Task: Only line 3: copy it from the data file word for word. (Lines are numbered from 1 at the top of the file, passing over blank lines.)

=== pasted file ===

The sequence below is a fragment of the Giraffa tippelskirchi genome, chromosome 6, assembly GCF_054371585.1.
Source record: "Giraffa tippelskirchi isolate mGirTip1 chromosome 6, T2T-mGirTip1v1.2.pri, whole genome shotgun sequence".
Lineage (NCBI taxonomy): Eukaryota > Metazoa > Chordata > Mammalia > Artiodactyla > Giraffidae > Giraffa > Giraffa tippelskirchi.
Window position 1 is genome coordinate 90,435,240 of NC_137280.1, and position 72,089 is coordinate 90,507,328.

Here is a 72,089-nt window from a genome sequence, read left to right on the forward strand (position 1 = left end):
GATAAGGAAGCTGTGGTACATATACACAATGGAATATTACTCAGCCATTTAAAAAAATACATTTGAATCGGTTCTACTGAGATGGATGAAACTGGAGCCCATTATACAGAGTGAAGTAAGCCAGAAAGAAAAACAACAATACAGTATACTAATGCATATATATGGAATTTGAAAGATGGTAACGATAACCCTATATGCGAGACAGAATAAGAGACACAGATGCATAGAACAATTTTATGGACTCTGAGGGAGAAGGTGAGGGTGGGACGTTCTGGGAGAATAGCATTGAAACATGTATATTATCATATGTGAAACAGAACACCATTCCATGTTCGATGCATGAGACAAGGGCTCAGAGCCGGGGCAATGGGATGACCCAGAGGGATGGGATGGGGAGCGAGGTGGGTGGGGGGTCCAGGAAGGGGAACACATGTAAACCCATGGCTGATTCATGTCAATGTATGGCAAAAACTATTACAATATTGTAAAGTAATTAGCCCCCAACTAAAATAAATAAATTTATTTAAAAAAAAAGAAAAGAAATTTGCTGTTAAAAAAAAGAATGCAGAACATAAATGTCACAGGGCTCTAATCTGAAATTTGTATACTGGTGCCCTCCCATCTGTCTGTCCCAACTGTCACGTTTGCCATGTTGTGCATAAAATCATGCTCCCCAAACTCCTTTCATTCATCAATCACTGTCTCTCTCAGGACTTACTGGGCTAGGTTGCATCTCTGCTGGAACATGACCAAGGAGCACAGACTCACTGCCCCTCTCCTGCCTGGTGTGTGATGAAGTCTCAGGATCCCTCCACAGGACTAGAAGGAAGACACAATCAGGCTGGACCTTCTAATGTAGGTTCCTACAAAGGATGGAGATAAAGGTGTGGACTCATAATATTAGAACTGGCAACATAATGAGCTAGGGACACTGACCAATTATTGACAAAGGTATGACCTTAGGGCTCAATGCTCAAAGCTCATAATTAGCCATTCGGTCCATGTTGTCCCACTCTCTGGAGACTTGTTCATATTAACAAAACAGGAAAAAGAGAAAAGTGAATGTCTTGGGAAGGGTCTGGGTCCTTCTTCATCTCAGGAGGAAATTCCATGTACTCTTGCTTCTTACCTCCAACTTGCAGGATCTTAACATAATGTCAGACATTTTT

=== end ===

Lineage (NCBI taxonomy): Eukaryota > Metazoa > Chordata > Mammalia > Artiodactyla > Giraffidae > Giraffa > Giraffa tippelskirchi.